NORTH ADAMS — For weeks now, police have used space heaters to keep the basement of the city’s public safety building warm, as a broken heating system becomes the latest issue to plague the aging structure.
The North Adams Public Safety Committee took up concerns about city infrastructure at a meeting Monday night, including fire hydrants in disrepair and acute problems in the building that houses the city’s fire and police departments.
Councilors and police officers said the building’s basement has been without heat since mid-December and that indoor temperatures have dipped into the 30s during recent cold snaps.
“We put a thermometer down there; it’s currently 45 degrees downstairs,” said Detective David Sherman, who spoke on behalf of the local police union. “We’ve been working around these issues for years. It’s just to the point where, I don’t know how many issues you can work around after a while.”
Officers reported that heat has not returned to the basement. Councilors Jason LaForest and Pete Oleskiewicz also said they recorded temperatures in the 40s on separate visits to the building Monday.
On Tuesday, Mayor Tom Bernard told The Eagle that the city had ordered equipment to do the repairs but that the necessary supplies were back-ordered.
“We want to move as fast as we can, because this is an untenable situation,” he said.
Sherman said the heating problem in the building began after the building’s radiant heating tubes “rotted out.”
The heating loss affects the building’s COVID-19 screening area, the downstairs bathroom, the locker rooms and the interview room, according to descriptions from officers and councilors. Sherman said officers have stopped using the interview room and brought in their own space heaters to keep some parts of the building warm, including the locker rooms.
NORTH ADAMS — Don't remove that tarp just yet.Plans to repair the North Adams public safety building's porous roof have been put on hold over the building's lack of handicapped …
The recent heating concerns come on the heels of years of issues with the building. At Monday’s meeting, officers and councilors described a panoply of long-standing problems, including jail cells without clean water, mold from previous leaks and accessibility violations.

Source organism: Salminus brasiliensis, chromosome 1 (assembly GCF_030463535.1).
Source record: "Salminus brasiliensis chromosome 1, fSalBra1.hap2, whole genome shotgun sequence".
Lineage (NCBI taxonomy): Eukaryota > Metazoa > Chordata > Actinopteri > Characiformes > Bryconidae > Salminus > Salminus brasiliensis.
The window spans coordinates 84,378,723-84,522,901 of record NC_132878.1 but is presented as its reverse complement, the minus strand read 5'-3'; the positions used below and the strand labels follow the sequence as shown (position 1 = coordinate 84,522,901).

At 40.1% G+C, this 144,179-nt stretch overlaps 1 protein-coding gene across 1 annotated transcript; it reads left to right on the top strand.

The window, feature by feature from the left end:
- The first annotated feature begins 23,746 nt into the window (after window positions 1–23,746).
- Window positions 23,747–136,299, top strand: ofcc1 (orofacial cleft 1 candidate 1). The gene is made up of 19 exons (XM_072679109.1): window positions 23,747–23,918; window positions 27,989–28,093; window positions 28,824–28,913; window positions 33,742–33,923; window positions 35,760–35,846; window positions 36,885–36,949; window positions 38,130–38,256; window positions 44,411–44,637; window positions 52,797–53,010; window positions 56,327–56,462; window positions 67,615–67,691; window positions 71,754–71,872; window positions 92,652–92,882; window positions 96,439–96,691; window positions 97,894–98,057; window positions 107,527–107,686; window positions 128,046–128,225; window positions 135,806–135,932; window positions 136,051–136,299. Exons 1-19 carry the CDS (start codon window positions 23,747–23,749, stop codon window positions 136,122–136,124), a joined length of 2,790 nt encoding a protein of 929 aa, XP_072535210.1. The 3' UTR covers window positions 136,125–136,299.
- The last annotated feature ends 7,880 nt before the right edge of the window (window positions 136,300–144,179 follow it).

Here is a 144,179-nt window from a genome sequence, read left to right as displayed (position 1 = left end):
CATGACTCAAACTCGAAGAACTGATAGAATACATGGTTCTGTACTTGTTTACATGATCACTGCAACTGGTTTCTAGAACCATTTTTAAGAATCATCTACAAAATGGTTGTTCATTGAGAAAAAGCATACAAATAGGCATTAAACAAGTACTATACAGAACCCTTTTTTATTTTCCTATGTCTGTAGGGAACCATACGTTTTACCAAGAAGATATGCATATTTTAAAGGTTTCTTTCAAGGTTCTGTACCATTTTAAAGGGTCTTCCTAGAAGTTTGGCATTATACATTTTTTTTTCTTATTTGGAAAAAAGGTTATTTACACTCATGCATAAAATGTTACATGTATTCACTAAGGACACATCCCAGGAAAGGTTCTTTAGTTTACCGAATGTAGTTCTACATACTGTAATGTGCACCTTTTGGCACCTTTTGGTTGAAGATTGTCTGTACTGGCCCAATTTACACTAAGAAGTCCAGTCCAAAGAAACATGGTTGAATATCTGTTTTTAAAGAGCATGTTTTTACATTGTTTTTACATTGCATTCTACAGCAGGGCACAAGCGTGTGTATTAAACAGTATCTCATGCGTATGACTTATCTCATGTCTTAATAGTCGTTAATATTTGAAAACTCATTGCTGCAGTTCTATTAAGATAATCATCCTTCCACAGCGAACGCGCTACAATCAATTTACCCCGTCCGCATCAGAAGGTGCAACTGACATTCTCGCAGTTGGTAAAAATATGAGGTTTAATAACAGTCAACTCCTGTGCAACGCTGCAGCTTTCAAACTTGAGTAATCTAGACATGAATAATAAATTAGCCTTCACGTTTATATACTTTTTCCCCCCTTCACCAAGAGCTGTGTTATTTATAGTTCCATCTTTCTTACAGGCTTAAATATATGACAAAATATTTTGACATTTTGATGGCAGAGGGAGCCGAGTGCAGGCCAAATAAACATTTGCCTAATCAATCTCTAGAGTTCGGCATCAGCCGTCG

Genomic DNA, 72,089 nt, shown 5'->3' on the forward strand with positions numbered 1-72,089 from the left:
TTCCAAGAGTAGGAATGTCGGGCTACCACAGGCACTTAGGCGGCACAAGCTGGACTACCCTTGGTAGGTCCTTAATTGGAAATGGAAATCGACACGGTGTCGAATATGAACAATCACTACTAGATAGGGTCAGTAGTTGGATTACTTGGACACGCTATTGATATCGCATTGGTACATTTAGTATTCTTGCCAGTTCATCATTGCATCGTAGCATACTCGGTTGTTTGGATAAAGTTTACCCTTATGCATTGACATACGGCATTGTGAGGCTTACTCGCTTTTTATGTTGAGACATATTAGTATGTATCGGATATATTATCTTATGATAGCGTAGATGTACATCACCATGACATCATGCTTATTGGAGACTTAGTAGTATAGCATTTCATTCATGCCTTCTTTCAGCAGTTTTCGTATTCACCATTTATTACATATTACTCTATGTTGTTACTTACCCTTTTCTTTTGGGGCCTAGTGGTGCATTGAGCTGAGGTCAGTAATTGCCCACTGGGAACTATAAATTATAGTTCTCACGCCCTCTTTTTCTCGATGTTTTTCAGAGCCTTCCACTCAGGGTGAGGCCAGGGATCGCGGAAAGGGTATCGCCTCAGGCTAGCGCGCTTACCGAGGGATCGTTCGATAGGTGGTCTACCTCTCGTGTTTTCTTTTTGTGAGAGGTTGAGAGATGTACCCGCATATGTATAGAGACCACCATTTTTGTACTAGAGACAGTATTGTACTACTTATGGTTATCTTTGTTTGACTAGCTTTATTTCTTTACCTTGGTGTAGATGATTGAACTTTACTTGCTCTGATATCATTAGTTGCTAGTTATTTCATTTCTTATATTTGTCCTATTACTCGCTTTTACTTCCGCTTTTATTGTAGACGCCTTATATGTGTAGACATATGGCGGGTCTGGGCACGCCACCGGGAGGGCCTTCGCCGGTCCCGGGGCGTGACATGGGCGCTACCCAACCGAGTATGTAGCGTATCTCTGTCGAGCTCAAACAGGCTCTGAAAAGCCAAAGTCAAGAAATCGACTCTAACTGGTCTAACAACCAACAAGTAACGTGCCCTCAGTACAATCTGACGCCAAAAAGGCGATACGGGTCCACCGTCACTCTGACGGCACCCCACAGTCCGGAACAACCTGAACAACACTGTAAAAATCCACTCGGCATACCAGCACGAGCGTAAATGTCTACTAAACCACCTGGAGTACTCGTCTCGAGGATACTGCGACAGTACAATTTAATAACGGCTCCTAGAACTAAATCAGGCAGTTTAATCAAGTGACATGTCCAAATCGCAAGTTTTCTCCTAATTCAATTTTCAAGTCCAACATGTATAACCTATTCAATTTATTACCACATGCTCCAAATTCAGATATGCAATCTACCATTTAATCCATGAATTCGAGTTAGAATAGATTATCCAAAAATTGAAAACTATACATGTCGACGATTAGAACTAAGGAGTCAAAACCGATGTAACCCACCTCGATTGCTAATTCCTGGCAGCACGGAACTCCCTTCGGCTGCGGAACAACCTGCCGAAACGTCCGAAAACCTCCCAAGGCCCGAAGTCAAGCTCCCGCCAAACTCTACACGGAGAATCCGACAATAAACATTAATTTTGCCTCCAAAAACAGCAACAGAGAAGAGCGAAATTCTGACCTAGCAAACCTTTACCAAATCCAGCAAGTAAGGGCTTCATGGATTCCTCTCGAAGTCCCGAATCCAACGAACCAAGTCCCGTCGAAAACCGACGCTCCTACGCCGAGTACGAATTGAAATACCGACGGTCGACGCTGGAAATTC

”Our biggest concern is, obviously, the handicap access,” Sherman said. “It’s a hardship here, in terms of anyone who comes into the building.”
In a settlement with the U.S. Department of Justice nearly a decade ago, the city agreed to make the facility accessible under the Americans with Disabilities Act. The city since has made substantial improvements to the roof, effectively stopping the structure’s extensive leaks, but it has not undertaken the accessibility modifications.
The structure was built in the 1950s, decades before the ADA passed, and has no wheelchair ramp. Officers have to lead suspected perpetrators up three flights of stairs, and the building’s glass front door has been shattered multiple times while police brought in prisoners, seriously injuring at least one officer, according to retired Police Sgt. James Burdick.
At Monday’s meeting, Burdick also said the city has been sued over the condition of the building and has paid “numerous medical bills to civilians” injured on its uneven stairs, which he said are not up to code.
”If you had a state inspector come in and look at the wiring in that building, the plumbing, they’d condemn the building and close us down,” Burdick said.
Councilors and officers expressed concerns about the effect that the building’s conditions might have on prisoners. According to Sherman, officers have been providing individual water bottles to inmates — the “only actual clean water” available on the premises.
“The cell block area is a big concern of mine,” Sgt. Preston Kelly said at the meeting. “The safety is a concern. And the potential liability of housing people who don’t necessarily want to be in custody … and something goes wrong.”
Bernard said that the city is looking for money to study whether the existing site could be renovated and continue to house one or both of the departments — and to examine potential new locations for the building.
“We’ve talked at 10,000-foot level about possible sites,” he said. “But, what we need is a real focused analysis of those issues.”
The city is considering applying to the state’s District Local Technical Assistance Program for assistance surveying options, according to Bernard.
Fire hydrantsAt the meeting, the committee also took up concerns around fire hydrants, after the recent fire at Greylock Valley Apartments.
According to LaForest, about 100 hydrants across North Adams are not operational — up to one-fourth of the city’s hydrants.
In a letter to city councilors, the Association of Firefighters Local 1781 detailed how an out-of-service hydrant near the building forced firefighters to stretch several hundred feet of supply line to the next available hydrant.
”This resulted in invaluable manpower and time being taken away from the first arriving crew of five firefighters,” wrote Matthew Labonte, the local union president. “The hydrant system has not improved as promised over the last few years. It has continued to decay and puts the lives of our community members at great risk.”
Councilors agreed that the repairs needed to be undertaken but pointed out the high expense associated with the task. According to LaForest, each hydrant costs several thousand dollars to replace, especially when the valves connected to the hydrant no longer are being manufactured. The complications could mean a total cost of $250,000 to replace the 100 hydrants estimated to be out of order.
”People need to feel safe in their home,” said Councilor Marie Harpin. “They need to feel safe that if something’s going to happen, it’s going to be taken care of.”